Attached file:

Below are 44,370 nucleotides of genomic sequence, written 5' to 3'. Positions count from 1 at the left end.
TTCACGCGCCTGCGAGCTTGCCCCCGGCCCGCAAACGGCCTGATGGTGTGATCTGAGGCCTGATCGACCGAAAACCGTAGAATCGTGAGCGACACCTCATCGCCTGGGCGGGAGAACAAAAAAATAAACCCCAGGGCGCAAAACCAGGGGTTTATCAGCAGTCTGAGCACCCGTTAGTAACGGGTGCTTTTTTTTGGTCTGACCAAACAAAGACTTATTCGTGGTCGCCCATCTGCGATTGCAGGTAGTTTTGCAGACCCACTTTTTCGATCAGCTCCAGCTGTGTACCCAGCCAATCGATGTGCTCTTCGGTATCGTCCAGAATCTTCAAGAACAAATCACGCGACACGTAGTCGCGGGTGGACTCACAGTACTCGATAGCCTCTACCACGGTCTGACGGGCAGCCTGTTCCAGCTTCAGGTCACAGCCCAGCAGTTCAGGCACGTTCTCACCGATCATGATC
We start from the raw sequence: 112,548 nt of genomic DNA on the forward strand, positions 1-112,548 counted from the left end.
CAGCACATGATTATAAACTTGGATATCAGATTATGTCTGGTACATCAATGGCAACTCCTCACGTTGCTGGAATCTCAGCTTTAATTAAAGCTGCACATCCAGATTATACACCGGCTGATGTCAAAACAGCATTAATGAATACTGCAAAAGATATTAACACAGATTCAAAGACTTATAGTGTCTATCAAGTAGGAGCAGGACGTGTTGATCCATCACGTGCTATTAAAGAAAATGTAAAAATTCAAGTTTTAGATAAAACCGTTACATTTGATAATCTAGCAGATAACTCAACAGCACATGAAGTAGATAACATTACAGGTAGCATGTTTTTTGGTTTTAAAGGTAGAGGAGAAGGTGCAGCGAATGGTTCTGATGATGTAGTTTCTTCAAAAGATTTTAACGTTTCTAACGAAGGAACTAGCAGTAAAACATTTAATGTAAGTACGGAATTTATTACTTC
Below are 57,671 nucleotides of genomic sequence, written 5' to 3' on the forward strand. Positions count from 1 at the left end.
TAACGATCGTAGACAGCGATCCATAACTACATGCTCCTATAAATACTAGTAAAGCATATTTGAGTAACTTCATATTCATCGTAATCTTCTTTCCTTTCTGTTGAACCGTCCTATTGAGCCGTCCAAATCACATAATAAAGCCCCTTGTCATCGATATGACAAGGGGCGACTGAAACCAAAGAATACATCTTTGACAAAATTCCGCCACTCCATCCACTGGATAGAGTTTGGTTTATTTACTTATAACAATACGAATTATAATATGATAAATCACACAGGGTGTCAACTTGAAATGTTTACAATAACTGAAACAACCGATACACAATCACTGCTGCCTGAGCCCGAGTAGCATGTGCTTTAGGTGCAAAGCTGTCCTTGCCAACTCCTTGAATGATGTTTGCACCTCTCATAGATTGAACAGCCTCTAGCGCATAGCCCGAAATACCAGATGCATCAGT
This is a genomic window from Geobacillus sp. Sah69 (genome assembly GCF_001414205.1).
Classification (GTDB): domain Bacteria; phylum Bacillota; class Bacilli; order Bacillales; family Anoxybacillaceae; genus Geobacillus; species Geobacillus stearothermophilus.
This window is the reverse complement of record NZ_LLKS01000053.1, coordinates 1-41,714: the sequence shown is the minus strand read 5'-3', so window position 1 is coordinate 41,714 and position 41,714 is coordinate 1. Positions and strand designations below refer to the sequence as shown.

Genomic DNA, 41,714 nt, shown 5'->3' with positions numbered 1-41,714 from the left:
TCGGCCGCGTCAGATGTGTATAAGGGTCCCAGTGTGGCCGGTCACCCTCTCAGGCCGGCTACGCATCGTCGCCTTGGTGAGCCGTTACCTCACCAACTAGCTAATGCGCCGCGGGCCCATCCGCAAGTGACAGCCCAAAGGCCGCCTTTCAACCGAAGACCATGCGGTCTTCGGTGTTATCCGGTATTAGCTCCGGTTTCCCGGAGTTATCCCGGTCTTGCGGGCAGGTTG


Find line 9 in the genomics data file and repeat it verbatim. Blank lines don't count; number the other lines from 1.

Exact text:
This window is the reverse complement of record NZ_LLKS01000053.1, coordinates 1-41,714: the sequence shown is the minus strand read 5'-3', so window position 1 is coordinate 41,714 and position 41,714 is coordinate 1. Positions and strand designations below refer to the sequence as shown.